April 24th, 2009
Bahir Dar, Ethiopia
Director Hugo Berkeley writes from the field.
At 3:30 a.m. this morning, we were shivering on the side of a desolate road near Buré, a provincial town seven hours north of Addis Ababa, Ethiopia, in the country’s fertile Amhara heartland. We had come to film Mekonen Motbaynor, a small-scale grain and fruit farmer who, it turned out, was a very early riser.
We found Mekonen outside his thatched-roof hut, harnessing his plow to two oxen under a dense quilt of stars. This is the beginning of the planting season, when farmers like Mekonen make crucial decisions about how much seed to plant and fertilizer to use for the next harvest. But even though Mekonen and his ancestors have been farming this way for generations, their science is far from perfect. If the rains fail, as they did in 2008, then too much upfront investment can mean financial ruin. Conversely, if the harvest is plentiful, local prices will plummet and Mekonen will sell his crop at a loss. Even though Mekonen works some of the most fertile soil in Eastern Africa, the risks he and other farmers face in bringing their crops to market have played a central role in Ethiopia’s enduring food instability.
In January of this year, Eli Cane and I set out to document the story of the new Ethiopia Commodity Exchange (ECX), the country’s first modern commodities market, and of its founder, Dr. Eleni Gabre-Madhin. We’d heard about Eleni from many sources, watched her inspiring video on TED.com and finally had had a chance to meet her in New York when she was attending the Clinton Global Initiative in September 2008.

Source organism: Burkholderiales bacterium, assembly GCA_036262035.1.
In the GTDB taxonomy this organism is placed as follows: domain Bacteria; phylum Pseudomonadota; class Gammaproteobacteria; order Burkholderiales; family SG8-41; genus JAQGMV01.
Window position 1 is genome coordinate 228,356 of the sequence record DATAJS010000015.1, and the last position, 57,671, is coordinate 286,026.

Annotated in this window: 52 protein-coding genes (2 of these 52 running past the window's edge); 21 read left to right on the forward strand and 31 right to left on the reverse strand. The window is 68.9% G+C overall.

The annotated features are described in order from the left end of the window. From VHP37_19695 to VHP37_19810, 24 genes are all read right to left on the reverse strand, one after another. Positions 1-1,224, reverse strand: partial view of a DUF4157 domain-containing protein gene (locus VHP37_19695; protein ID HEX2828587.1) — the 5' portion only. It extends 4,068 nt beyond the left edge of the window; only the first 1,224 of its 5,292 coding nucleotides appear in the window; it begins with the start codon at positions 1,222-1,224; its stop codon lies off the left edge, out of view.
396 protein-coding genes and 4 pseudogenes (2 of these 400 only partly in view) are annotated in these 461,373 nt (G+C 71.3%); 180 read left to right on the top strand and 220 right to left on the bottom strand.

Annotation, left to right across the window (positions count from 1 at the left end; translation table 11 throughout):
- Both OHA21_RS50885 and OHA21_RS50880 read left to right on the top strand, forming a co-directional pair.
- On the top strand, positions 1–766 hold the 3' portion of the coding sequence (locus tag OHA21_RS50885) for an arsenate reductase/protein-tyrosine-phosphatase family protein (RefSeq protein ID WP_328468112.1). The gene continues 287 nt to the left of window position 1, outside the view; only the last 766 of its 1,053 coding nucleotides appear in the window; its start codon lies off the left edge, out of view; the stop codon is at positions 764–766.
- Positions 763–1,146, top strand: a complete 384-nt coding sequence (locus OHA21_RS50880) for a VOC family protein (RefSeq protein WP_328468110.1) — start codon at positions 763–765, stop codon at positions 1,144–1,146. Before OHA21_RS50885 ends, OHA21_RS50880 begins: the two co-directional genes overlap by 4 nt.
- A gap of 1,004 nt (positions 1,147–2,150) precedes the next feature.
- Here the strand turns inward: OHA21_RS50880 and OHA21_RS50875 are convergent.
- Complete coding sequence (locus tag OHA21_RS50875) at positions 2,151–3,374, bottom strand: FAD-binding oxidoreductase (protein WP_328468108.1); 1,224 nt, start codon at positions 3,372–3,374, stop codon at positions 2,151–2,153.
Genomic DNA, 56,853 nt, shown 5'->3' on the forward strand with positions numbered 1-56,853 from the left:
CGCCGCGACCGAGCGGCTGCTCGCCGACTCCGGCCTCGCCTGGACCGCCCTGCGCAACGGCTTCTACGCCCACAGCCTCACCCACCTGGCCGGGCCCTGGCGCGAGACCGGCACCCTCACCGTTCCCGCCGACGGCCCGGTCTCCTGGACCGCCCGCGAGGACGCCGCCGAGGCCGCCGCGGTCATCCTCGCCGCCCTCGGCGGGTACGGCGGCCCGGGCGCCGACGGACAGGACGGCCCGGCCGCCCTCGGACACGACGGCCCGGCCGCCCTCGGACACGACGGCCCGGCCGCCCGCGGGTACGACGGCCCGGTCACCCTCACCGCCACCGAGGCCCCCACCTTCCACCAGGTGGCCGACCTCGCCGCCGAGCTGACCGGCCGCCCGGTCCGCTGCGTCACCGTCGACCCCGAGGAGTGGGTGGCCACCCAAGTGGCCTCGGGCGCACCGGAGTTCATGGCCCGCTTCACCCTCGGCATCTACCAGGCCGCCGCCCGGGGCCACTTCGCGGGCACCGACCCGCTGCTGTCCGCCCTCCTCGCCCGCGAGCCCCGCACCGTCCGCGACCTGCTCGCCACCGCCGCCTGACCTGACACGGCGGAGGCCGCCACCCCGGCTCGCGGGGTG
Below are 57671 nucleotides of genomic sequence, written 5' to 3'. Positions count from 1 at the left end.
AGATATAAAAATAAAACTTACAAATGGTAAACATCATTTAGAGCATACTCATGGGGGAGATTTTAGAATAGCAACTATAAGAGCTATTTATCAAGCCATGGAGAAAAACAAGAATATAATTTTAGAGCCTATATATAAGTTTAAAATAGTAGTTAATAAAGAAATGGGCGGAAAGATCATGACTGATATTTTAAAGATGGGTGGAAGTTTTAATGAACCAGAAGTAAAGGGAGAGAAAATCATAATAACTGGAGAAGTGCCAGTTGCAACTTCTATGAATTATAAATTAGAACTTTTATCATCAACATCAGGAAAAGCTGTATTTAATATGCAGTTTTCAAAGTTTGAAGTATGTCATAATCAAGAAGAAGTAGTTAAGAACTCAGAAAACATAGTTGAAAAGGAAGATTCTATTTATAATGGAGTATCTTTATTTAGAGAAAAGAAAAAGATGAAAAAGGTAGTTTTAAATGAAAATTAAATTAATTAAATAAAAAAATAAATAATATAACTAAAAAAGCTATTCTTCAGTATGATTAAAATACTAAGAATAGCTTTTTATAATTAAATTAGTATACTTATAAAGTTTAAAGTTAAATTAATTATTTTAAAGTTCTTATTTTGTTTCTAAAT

Five minutes with Eleni is more than enough time to understand the force of her charisma and the conviction that lies behind everything she does. As she described her mission to create a fair, transparent system for Ethiopia’s farmers and traders in order to improve food security in her country, we knew that we wanted to be there with our cameras to watch it all unfold.
Our first two-week shoot in Ethiopia was a whirlwind of excitement and activity. The ECX had been operational for eight months and was weathering stormy seas as it entered the coffee business, Ethiopia’s largest source of foreign exchange and a vital cog in the national economy. Eleni and her staff were scrambling to provide enough warehouses, grading centers and technical facilities for the industry, while the unfolding global financial crisis wasn’t doing anything to convert those skeptical of a market-based solution to Ethiopia’s agricultural problems. From our point of view, it was all fantastic — big personalities confronting issues of national importance in front of our cameras — and all we had to do was blend into the wallpaper.
On this second shoot, we focused more on understanding the different constituents in the ECX system; farmers and traders in different parts of the country. After a couple of quick days catching up and planning in Addis, we hit the road in a Land Cruiser. The drive north from Addis is dramatic, especially when you plunge a thousand meters into the Nile gorge and cross the Blue Nile as she flows north to Lake Tana. As we wound our way up and down precipitous slopes, we praised the recently completed road facilitated by Ethiopia’s double-digit economic growth over the last five years.
Starting your day at 3:30 a.m. means you can fit a lot in before nightfall. Anyway, Buré’s flea-ridden hotel didn’t make for a very restful sleep, so I was happy to be off the mattress and on my feet early. By the early afternoon we had filmed with Mekonen for several hours, interviewed him and accompanied him to his local farmers’ union, where he had discussed his concerns with the union officials who buy his crops. Then it was back in the car and on the road north to Bahir Dar on the banks of Lake Tana, where I am writing from now. The fresh lake breeze and sunset over the islands are a far cry from Buré’s hot, dusty intensity. But I guess it’s good to get acclimatized in stages, as we’re heading into far more inhospitable terrain in the days to come….